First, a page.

For your health: Despite widespread misinformation, scientists confirm that you can get all of the nutrients that you need from a vegan diet. Vegans are no more protein deficient than anyone else. The animals that we eat receive the protein in their diets from plants, and by taking out the middleman and eating plants for nutrients, vegans and vegetarians are often consuming even more protein than non-vegans. When it comes to dairy products, eating milk and cheese leads to increased risk of breast cancer, and the reason that so many humans are “lactose intolerant” is because our digestive systems were not meant for cow’s milk. Cows produce milk for their babies, and they are repeatedly impregnated until slaughter so that they keep producing milk for us to consume. And if their babies are male, then their lives are cut even shorter, because male baby cows go directly to slaughter.
How to go vegan? Making the decision to go vegan can seem intimidating, although in truth it is anything but. I have so many friends who care deeply about nature, animals, and making the lives of other humans better, but when they hear that I am vegan they express uncertainty. Here are some tips on how to transition to being vegan without making it difficult or stressful.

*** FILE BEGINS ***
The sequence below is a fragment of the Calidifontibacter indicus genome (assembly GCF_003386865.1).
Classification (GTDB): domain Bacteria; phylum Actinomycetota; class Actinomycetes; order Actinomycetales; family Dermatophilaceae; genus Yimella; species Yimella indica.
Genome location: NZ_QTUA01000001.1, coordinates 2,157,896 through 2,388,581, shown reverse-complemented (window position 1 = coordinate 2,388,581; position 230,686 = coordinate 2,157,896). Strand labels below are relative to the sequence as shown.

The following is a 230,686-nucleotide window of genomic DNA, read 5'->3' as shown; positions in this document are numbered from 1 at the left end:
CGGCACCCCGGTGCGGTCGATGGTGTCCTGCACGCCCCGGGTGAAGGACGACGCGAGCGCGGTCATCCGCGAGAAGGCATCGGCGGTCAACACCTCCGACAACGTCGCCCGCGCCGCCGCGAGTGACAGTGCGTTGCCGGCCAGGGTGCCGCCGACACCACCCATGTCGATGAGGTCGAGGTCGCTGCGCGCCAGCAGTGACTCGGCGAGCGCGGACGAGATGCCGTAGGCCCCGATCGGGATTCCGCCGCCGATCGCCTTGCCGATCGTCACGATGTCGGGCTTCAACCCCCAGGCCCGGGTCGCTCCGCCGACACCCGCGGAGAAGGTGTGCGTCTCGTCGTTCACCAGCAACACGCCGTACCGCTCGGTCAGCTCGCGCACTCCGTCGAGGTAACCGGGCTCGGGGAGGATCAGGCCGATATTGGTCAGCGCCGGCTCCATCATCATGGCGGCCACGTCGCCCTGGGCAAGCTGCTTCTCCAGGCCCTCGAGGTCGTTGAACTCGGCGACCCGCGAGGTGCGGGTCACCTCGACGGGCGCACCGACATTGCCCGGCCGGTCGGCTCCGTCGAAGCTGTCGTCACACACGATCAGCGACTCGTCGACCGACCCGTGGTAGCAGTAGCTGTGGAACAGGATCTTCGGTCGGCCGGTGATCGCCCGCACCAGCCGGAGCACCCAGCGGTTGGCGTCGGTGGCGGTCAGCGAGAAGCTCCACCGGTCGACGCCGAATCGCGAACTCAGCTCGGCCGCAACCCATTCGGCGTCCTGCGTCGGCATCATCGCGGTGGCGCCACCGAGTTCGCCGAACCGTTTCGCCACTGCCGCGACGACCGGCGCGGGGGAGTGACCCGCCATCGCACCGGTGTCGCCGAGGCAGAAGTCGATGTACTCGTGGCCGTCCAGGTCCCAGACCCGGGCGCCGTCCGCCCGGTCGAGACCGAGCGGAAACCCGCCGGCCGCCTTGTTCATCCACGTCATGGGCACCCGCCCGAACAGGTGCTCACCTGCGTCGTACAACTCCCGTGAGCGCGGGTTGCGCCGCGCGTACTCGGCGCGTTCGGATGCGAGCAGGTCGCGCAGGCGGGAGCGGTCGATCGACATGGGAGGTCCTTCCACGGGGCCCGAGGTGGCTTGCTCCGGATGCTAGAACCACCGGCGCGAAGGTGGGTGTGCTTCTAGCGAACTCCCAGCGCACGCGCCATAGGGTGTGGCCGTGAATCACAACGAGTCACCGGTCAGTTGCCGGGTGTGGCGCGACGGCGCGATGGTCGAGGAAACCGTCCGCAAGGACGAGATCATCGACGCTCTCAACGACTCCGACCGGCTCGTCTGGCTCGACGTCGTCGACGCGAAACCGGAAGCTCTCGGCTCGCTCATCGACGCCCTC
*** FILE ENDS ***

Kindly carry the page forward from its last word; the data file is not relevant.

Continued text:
Go slow: Making the switch overnight doesn’t work for everyone, and even if you are committed to never eating something that came from an animal again, you are bound to make mistakes. Maybe you have a craving for your favorite milk chocolate, or you don’t realize that the bread you are eating has egg in it, and that is okay. You aren’t going to be perfect, but everything that you do makes a difference, no matter how small it may seem. Going slow will also give you time to discover your favorite things to eat…
Try new foods (and rediscover old favorites!): Trying new foods can sound scary, and when I was younger I pretty much lived off of pasta, peas, and bagels with cream cheese. But no more! Over the past few years, I have been trying more new foods than ever before, whether testing out a recipe or ordering from a new restaurant and I have tried so many things that I love. Going vegan is also a great way to discover new versions of your old favorites. There are so many different vegan renditions of everything, even things as simple as yogurt, or cheese. Do you prefer coconut, almond, cashew, soy, pea protein, or something else? Well, why not try them all!
Follow vegan chefs and activists: If you are struggling with finding resources or accessing knowledge about vegan life, and plant-based foods, I would suggest looking into some vegan chefs and activists for inspiration, motivation, and wisdom. Here are some of my favorites to search for:
- Genesis Butler
- Tabitha Brown
- Chloe Coscarelli
- Dustin Harder AKA The Vegan Roadie
- Bryant Terry
- Toni Okamoto
- Dr. A. Breeze Harper
- Hannah Shaw AKA Kitten Lady
I hope this helped you to understand more about what veganism is and why it is important, and maybe in the future, you will be mindful of changes that you can make in your life to move towards a healthier, happier planet. Please leave any questions you have for me in the comments. I am always happy to help!
Peace and love,
The Woodland Wallflower